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    President Signs Children's Health Bill

    Spending covered by 62-cent tax hike on cigarettes.

    WASHINGTON -- President Barack Obama signed into law a bill late yesterday that extends health care coverage through the State Children's Health Insurance Program (SCHIP) to an additional 4 million lower-income children.

    The bill was passed by the House of Representatives yesterday afternoon and passed the Senate last week. The measure calls for spending an additional $32.8 billion on SCHIP. To cover the increase in spending, lawmakers approved boosting the federal excise tax on a pack of cigarettes by 62 cents, to $1.01 a pack, according to an Associated Press report.

    "Today, with one of the first bills that I sign, reauthorizing the Children's Health Insurance Program, we fulfill one of the highest responsibilities that we have: to ensure the health and well-being of our nation's children," said Obama at the signing of the bill, cited by a Washington Post report. "It's a responsibility that's only grown more urgent as our economic crisis deepens, as health care costs have exploded and millions of families are unable to afford health insurance."

    NACS -- the Association for Convenience and Petroleum Retailing, opposed the bill.

    "NACS isn't opposed to children's health care, we are opposed to increasing the federal excise tax," Chris Tampio, NACS' senior director of government relations, told CSNews Online. "It forces consumers to the unregulated and untaxed black and gray markets, such the Internet, or from sources selling cigarettes from Mexico or other unregulated countries. Kids are going online and buying them, even getting them from city cab drivers. But c-store operators ask for identification to control underage buying and, of course, collect the taxes."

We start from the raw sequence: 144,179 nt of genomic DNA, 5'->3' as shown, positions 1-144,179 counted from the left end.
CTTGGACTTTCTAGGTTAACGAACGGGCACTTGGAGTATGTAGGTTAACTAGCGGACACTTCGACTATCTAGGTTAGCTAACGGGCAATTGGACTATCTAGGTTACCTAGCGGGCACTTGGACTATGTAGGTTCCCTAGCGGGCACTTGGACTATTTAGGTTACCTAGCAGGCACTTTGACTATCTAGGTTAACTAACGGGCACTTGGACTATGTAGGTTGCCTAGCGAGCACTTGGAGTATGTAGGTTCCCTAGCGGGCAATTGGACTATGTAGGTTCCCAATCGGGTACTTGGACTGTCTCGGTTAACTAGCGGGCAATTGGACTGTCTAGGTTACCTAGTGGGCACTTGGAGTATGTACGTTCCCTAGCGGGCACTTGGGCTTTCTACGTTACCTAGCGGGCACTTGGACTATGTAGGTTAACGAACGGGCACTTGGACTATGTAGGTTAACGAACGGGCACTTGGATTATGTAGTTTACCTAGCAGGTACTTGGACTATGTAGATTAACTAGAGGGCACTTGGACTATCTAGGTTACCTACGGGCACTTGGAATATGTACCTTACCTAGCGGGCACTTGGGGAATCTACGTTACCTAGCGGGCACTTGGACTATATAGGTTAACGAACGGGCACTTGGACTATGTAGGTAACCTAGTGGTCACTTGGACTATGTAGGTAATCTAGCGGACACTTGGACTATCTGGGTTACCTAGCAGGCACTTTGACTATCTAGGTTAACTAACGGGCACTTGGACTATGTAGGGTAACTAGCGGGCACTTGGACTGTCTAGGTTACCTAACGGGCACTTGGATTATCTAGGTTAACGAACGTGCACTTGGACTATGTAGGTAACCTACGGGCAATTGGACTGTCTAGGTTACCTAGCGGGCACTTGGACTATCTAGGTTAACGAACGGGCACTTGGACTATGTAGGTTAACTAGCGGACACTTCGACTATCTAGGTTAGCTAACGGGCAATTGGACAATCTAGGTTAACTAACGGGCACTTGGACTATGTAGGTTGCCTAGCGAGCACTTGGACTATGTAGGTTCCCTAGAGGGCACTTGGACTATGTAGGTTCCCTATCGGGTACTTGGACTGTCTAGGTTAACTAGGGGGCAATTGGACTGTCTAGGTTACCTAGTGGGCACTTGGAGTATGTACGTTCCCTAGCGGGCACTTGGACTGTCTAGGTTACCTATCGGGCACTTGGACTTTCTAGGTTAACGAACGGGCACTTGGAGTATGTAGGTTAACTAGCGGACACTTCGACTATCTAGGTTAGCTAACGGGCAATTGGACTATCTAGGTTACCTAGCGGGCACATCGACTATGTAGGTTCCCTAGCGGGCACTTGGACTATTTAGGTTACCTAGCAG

The increased in the excise tax also poses a security concern, Tampio said. "People are no longer looking to rip off the cash at c-stores, because the industry has done such a good job at cash control," he said. "Now they are looking to steal cigarettes, because they are so expensive. Thousands of dollars worth of cigarettes are in the stores and this tax increase exacerbates that problem. In Chicago, with an Illinois state tax, Chicago's city tax and Cook County's tax, those cigarettes will be $8 to $9 a pack."

    What's more, with cigarettes being the top-selling product inside the store, operators will be hit harder with credit card transaction fees. "People will be paying with credit cards even more, if two packs are more than $15, or $60 or $70 a carton," Tampio said. However, this fact was not strong enough to bring as an argument before Congress, he noted.

    Opponents of the bill argued the tobacco tax increase hits poor consumers the hardest. Many also took exception to expanding the program and Medicaid to cover children of newly arrived legal immigrants.

    Over the next four years, up to 13 million children could be covered under the program, which is run by the Health and Human Services Department and state governments. The legislation would allow states to offer a dental benefit through the program for children whose private health insurance does not cover dental care, according to the report.

    More than 7 million children were enrolled in the program at some point in 2008. It was created more than a decade ago to help children in families with incomes too high to qualify for Medicaid but too low to afford private coverage. Federal money for the program was set to expire March 31, barring action by Congress, the AP reported.

    Former President George W. Bush vetoed twice a similar spending increase.

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